How does that tie in with today's entry? Very poorly. Today we will look at a controversial group known as Prussian Blue formed in early 2003 by then 11-year-old fraternal twins Lamb and Lynx Gaede. Here's a recap if you are the only person on earth who hasn't heard about these girls yet. Prussian Blue are popularly referred to as the Olsen Twins of White Nationalism. The girls were home schooled by their mother, April Gaede, an activist and writer for the white nationalist organization National Vanguard. The twins' grandfather wears a swastika belt buckle, uses the Nazi symbol on his truck, and registered it as a cattle brand. Prussian Blue is named after the residue that was left over by the use of Zyklon B, the poison the Nazis employed to kill millions of Jews concentration camps during World War II.

Many news articles and television reports understandably have attacked their politics but what I find interesting is that they never hit them where it hurts - their music. Many people have heard of Prussian Blue but very few have actually heard them. Now 14, it's strange to think of these teens as a recruitment tool for intolerance but audiences are fickle and if they can't hold a note their effect will be limited. The bottom line for me is and will forever be is their music any good. Do these Neo-Nazis have any talent?

There are a few videos floating around YouTube but they are from their first and most amateurish album called 'Fragment of the Future'. It's crap. It really sucks, you can practically hear their Nazi mother prodding them in the background. I won't ever feature something that bad on my site - ever. That's why their latest 2005 album, 'The Path We Choose' is a bit surprising. It's actually not that bad - and THAT is kinda scary. Most of the songs on the second album lack the racial and nationalist overtones of Fragment of the Future and are about more mainstream subject matter like boys, crushes, and dating. That's what I find interesting about these brainwashed twins, material that has to do with white pride = crap while songs about bubblegum = better (if not quite good). One can't help but wonder if they're trying to tell their mother something through these mixed signals.

So while there are no videos for their latest effort, April Gaede has been kind enough to put up a few of PB's new tracks online. The first is off The Path We Choose called 'When I'm with You'. It's not that bad, the girls' husky tween voices work it as well as can be expected. I have visions of less successful Hanson b-sides when listening to the song. The other is 'Stand Up', which is their contribution to the 'Free Matt Hale' (of the Creativity Movement) CD being produced by Condemned Records.

UPDATE!! While I have purposely left the above entry as neutral as possible considering its obvious offensiveness (and how sorry I feel for the girls), I have found an excellent documentary that really helps fill in the blanks. BBS's Louis and the Nazis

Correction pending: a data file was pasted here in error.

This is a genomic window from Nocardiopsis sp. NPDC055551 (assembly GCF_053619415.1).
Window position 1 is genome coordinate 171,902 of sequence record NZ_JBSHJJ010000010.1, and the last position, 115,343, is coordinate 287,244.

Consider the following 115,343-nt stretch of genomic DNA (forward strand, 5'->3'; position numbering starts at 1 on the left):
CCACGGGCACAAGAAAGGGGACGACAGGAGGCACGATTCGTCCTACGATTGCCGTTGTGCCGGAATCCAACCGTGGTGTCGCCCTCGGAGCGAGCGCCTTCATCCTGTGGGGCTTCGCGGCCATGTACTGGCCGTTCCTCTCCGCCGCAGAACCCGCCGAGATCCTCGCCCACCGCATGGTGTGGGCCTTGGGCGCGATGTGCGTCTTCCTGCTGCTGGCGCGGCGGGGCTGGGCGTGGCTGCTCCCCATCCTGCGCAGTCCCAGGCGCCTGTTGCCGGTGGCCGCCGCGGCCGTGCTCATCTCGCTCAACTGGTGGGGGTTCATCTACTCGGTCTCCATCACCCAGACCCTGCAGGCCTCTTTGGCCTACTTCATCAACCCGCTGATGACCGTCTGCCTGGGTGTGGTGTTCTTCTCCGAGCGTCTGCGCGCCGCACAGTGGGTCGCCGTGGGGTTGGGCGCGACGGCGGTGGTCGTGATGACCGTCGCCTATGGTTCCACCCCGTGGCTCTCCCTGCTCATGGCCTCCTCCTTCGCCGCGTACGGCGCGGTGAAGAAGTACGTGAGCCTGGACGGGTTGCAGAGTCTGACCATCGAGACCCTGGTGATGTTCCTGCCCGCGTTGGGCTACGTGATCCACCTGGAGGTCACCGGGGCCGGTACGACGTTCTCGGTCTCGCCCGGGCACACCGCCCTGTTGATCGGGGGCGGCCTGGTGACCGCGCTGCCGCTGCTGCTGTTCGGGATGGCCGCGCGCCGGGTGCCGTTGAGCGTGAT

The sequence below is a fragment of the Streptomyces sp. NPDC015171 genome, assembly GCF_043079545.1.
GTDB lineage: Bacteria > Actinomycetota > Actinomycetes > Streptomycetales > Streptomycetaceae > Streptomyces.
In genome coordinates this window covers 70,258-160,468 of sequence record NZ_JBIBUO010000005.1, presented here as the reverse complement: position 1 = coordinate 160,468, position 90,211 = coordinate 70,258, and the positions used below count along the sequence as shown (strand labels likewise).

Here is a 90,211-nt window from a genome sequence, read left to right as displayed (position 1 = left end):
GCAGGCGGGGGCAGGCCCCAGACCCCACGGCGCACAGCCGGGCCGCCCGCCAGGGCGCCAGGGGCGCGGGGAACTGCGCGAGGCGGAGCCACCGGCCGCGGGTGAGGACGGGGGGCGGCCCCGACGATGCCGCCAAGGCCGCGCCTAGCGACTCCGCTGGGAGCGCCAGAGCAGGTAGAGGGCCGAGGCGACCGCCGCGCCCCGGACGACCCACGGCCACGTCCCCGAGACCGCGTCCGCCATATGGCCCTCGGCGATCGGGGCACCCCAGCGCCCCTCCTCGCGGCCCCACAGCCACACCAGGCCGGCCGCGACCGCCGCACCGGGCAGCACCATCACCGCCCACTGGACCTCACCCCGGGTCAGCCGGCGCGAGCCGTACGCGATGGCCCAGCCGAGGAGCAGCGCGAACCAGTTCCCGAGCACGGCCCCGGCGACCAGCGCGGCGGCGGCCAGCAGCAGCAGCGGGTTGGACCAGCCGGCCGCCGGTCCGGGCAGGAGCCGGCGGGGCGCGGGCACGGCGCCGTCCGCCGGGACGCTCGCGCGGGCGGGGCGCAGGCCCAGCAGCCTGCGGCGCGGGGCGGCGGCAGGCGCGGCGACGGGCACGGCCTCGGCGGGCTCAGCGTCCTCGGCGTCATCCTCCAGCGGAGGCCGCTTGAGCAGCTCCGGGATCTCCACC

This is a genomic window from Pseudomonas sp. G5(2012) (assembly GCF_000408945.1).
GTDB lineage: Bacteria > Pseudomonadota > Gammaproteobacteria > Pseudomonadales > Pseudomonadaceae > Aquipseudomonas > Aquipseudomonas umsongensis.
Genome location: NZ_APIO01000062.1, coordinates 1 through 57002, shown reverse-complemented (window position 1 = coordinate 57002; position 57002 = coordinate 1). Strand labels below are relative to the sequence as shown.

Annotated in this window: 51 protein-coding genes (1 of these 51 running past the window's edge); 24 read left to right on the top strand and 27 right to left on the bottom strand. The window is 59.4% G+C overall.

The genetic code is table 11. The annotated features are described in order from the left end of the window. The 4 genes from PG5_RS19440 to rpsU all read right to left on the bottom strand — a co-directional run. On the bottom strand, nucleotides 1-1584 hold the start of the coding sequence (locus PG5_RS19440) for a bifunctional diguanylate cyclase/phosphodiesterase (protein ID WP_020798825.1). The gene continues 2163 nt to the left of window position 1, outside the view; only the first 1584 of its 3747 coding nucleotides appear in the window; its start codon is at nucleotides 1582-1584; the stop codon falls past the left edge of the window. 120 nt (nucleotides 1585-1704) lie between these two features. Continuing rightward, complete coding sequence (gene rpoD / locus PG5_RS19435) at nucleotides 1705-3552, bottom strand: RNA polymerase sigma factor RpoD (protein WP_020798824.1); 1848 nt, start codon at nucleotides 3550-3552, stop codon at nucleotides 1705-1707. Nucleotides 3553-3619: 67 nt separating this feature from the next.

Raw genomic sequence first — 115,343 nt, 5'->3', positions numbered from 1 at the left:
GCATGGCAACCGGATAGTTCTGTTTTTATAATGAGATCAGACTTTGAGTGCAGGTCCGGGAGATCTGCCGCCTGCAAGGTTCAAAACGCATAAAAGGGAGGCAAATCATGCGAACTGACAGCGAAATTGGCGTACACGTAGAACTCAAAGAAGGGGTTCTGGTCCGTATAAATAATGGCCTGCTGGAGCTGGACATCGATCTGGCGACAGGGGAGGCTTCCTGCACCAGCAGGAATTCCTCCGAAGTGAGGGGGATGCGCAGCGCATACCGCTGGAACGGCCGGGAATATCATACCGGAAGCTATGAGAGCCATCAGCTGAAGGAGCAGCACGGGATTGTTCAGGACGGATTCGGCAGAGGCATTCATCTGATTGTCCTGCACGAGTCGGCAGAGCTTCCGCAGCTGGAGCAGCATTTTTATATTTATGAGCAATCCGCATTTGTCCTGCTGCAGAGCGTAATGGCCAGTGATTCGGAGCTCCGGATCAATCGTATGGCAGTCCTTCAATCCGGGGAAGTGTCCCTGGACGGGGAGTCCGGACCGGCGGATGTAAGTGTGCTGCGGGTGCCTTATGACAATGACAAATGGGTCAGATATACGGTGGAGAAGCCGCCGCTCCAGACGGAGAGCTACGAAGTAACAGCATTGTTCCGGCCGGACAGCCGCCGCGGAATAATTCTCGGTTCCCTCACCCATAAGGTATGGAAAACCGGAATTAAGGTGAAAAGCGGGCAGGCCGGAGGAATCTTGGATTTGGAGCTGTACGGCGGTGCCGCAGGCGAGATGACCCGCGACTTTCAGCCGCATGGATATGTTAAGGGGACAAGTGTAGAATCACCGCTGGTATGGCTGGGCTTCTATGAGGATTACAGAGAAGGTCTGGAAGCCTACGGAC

is available via Google Video for what I imagine to be a limited time only. It is really worth watching and shows just how sad the world of the White Nationalist movement is. Really, take the hour and a half to see it.

Sunday, October 22, 2006


You know what I really appreciated about the early 80's? Weirdness seemed to have a certain mainstream appeal, if you were weird you were cool. Sure there are probably just as many, if not more, weird bands nowadays but they don't get the kind of exposure they used to. Maybe its near-sighted of me to say, but it's almost as if pushing the envelope in any interesting way means banishment to some dark part of web only to be discovered by a handful of obsessive elitist audio hounds. Why radio stations and video channels feel pressured into playing the same dull 'hits' over and over again is something I'll never understand. It's really too bad cause it's often exposure to innovative bands that pushes further growth in the music industry. Fortunetly, Gary Numan got some air time and has influenced a whole generation of artists who have imitated or hacked and slashed at his electro beats.

Gary Numan's most famous and enduring hit is without a doubt the 1979 song 'Cars'. I remember being really young (like 4) when I first heard it on the radio and loving this track so much. I know I had a full-on New Wave dance and everything for this puppy. The song seemed to have pretty much disappeared by the time I started school but I never did completely forget somewhere out there there was this totally awesome track hiding, waiting to be rediscovered. Fast-forward about 12 years or so and I found this great little used CD shop in Winnipeg called 'Into the Music' and I was once again reintroduced to the magic of this song along with many others.

Initially, recording under the band name Tubeway Army, 'Cars' is from 'Pleasure Principle' the first album to be released under his newly assumed Numan moniker which he plucked nearly randomly from a phone book. A lot of artists at the time pretty much hated Numan as a person. David Bowie, who Numan admired greatly, refused to appear on the same television program that they were both scheduled to perform. Eventually Numan fell out of the public eye despite many attempts to recapture his initial success. However, a generation later his contemporaries began referring to him as 'the godfather of electronic music' and he started to enjoy some respect from his peers. The list of artists that have either sampled his tracks or cited him as a major influence is really just too long to list. It would seem that I wasn't the only 4-year-old out there doing a New Wave dance to that kick ass track.